Alban Wesly drives an electric car and eats a vegetarian diet in an effort to live a climate-friendly lifestyle. This month, the bassoonist in Amsterdam completed another task on his greener living to-do list: Paying to have carbon dioxide removed from the atmosphere.
Wesly is among a small but growing number of individuals that are bankrolling a crucial climate technology that has grand designs of scaling up. While corporate buyers and governments are pouring billions into the carbon removal industry, individuals like Wesly have opened their wallet, too. Though the payments are relatively small, startups working on pulling CO2 from the air are using sales to individuals as a way to build support for their grander ambitions.
There are a number of ways to permanently remove carbon from the atmosphere, ranging from directly capturing CO2 from the air to spreading crushed volcanic rocks to accelerate natural processes that remove CO2. Wesly turned to Climeworks AG, a Swiss company that has developed technology that does the former, paying the firm about €880 ($930) to remove nearly 700 kilograms (1,500 pounds) of carbon pollution from the atmosphere. Climeworks works with a partner company, Carbfix, to turn the captured carbon into stone. (Wesly’s bandmates also paid for carbon removal.)
“We need to do everything we can in all the fields to change things for the better,” says Wesly, 56, who recently heard of Climeworks’ technology from an acquaintance and decided to support it.
While remediating less than a ton of CO2 cannot turn the tide in the world’s fight against climate change — it amounts to less than 10% of an average European’s annual emissions — Wesly says his hope is to invest in the nascent carbon removal industry while inspiring others to do the same.
“If everyone would do this, it would be an immense amount [of carbon removed],” he says.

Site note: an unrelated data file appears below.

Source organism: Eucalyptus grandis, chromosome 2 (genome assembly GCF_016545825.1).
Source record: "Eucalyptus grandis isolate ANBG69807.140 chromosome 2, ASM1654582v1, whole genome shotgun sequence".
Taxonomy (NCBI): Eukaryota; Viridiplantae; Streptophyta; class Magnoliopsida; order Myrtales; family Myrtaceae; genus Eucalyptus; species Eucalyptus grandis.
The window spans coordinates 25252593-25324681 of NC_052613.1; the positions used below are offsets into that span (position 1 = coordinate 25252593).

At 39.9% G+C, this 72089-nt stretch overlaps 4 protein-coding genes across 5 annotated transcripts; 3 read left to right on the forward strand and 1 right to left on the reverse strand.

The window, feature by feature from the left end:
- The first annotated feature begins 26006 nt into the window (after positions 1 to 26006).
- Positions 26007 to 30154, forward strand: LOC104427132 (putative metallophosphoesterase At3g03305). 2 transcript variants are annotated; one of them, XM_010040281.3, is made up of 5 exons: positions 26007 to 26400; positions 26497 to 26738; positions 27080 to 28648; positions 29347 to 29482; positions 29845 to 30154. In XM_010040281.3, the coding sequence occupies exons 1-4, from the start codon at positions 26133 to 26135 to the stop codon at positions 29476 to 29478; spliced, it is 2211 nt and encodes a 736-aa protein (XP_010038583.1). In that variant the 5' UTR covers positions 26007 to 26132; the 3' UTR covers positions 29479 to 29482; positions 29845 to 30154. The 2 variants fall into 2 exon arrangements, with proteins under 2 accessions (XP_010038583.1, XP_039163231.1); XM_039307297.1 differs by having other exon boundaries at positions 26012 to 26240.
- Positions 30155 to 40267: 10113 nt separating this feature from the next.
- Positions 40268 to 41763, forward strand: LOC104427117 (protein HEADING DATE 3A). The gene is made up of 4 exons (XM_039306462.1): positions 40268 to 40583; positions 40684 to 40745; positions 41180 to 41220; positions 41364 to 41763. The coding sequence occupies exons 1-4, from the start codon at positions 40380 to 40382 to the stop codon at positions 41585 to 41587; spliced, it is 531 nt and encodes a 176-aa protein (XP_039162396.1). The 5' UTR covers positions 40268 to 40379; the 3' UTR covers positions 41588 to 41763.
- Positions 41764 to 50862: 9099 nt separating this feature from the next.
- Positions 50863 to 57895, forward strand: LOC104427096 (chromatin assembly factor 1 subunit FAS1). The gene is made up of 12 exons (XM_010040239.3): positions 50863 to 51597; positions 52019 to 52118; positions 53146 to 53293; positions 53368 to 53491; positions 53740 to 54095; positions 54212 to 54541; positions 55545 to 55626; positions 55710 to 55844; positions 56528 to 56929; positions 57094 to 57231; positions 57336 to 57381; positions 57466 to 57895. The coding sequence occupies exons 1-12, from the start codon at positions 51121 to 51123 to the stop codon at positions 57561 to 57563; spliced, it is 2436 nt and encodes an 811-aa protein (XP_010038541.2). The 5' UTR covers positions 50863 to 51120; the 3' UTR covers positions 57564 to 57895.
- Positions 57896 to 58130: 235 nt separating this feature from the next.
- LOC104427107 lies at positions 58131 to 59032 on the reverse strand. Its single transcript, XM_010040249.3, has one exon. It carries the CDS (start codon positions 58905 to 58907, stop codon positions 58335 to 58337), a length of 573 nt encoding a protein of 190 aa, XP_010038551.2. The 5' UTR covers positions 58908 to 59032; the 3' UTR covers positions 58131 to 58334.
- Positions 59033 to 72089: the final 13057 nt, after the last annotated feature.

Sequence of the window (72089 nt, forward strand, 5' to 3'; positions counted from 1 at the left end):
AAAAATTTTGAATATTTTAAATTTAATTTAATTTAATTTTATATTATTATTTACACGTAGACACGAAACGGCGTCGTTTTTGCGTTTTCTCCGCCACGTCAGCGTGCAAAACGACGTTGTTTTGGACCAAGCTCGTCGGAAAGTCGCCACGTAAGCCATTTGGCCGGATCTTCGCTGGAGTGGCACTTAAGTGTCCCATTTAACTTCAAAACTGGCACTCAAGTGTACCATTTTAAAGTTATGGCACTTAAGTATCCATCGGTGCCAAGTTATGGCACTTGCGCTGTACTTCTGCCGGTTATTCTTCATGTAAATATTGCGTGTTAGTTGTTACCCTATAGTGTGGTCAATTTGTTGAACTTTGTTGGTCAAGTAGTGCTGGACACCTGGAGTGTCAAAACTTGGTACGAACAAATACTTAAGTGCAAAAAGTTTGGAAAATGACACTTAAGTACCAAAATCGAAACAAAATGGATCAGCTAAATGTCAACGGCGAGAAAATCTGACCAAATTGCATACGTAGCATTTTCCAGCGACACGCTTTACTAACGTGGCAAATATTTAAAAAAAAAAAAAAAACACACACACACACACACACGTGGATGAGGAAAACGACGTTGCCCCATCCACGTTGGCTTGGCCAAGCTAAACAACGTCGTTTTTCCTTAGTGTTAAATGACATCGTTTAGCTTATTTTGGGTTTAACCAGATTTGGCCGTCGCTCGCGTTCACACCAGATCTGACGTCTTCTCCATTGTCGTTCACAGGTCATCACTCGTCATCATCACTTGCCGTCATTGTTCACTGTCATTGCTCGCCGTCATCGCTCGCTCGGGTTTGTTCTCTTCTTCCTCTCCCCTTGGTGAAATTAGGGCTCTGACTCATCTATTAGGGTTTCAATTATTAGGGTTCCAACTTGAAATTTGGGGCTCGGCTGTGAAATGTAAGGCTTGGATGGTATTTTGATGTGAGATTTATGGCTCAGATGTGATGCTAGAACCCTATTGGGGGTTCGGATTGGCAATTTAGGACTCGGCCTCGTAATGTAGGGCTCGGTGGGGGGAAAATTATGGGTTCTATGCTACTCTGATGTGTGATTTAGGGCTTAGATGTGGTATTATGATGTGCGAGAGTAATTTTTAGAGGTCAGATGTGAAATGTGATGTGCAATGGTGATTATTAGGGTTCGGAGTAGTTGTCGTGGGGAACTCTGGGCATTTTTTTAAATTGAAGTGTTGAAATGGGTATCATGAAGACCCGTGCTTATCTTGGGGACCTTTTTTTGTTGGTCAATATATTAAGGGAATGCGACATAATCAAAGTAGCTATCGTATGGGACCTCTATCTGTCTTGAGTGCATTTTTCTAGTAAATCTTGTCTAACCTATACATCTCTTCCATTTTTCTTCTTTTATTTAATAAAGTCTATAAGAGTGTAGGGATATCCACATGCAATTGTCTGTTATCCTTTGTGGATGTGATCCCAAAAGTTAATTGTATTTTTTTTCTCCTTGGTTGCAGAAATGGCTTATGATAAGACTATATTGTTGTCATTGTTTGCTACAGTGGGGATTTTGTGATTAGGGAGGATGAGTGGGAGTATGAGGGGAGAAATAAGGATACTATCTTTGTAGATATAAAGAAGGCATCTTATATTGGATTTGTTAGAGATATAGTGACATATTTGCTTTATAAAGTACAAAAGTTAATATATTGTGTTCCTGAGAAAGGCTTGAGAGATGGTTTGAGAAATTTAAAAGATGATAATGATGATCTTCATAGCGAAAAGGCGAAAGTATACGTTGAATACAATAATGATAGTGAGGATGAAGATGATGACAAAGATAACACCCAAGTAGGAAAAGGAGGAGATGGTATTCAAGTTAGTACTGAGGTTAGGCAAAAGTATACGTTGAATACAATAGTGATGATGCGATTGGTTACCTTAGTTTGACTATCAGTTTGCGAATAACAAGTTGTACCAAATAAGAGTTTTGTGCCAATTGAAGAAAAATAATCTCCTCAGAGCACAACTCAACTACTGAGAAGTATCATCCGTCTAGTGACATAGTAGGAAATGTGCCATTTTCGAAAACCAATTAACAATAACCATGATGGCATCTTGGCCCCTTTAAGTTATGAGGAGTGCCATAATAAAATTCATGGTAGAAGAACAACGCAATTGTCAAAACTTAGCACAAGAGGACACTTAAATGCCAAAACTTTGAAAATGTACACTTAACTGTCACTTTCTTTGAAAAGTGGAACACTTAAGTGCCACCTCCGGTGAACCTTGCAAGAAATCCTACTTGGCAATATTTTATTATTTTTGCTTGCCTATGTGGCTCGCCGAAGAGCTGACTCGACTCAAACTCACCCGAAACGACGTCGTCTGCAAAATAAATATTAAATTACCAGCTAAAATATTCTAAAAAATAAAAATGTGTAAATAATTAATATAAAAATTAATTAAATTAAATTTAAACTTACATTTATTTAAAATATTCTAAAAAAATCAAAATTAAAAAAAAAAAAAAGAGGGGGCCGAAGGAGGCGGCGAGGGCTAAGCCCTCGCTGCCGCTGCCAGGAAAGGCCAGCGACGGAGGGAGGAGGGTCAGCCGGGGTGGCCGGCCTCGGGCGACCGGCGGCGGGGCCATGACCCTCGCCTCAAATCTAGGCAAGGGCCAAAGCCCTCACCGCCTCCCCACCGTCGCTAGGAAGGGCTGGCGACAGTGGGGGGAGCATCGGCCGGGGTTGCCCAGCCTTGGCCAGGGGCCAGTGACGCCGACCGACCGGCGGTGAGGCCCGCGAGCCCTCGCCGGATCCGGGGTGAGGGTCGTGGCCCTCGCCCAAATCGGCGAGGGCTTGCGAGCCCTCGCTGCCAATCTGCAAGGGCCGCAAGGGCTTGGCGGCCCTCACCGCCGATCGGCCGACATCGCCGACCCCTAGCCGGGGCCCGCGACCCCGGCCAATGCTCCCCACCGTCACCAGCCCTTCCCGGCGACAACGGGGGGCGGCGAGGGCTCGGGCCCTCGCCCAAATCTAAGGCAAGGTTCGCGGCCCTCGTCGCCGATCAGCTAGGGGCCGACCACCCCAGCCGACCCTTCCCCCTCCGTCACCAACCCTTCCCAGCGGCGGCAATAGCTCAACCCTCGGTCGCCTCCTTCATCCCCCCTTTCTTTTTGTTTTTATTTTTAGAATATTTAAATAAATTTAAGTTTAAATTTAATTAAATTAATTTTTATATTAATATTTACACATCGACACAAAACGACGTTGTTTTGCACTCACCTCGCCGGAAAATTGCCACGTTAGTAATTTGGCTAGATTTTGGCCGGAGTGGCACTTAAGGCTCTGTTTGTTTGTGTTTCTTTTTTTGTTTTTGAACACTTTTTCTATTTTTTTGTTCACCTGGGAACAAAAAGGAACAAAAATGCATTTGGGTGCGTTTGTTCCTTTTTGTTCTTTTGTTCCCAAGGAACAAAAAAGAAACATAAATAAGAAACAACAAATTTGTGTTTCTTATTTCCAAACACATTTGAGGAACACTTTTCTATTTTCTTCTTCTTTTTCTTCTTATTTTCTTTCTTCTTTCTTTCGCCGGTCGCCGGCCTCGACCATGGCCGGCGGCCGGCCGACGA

A growing number of individual buyers are popping up. That includes big name purchasers, such as Bill Gates, who has paid millions for carbon removal services. But Alex Roetter, founder of the nonprofit Terraset, says his organization has received donations ranging from $20 to six figures that will be channeled to support carbon removal projects.
To keep the climate within livable limits, United Nations-backed scientists say that the world will have to cut emissions dramatically while also pulling billions of tons of CO2 from the atmosphere annually by mid-century. That’s a far cry from the industry’s current capability to gather up thousands of tons of CO2 a year.
Individuals have had the option to purchase carbon offsets for years, but buying removal services is different. Traditional carbon credits focus on funding renewable energy projects or financing forest protection. While a number of companies offer customers the chance to purchase these types of offsets, the projects they help fund often fail to deliver on their promise to reduce CO2 emissions. In comparison, carbon removal startups are promising to take CO2 from the atmosphere and permanently store it.
Carbon removal could grow into a nearly $1 trillion business as early as the next decade, according to BloombergNEF projections, but the technologies are currently unproven at scale. To help the industry get off the ground, the Biden administration has pledged billions of dollars in tax credits for carbon removal and funding for research hubs focused on direct air capture. Deep-pocketed corporations have also agreed to purchase carbon removal services as well in an attempt to help create a new market. Frontier Climate, a consortium that includes H&M, Shopify, and Google’s parent company Alphabet, is among the biggest corporate efforts and has vowed to purchase $1 billion worth of carbon removal services by 2030. Other big buyers include JPMorgan and Microsoft, which have pledged hundreds of millions.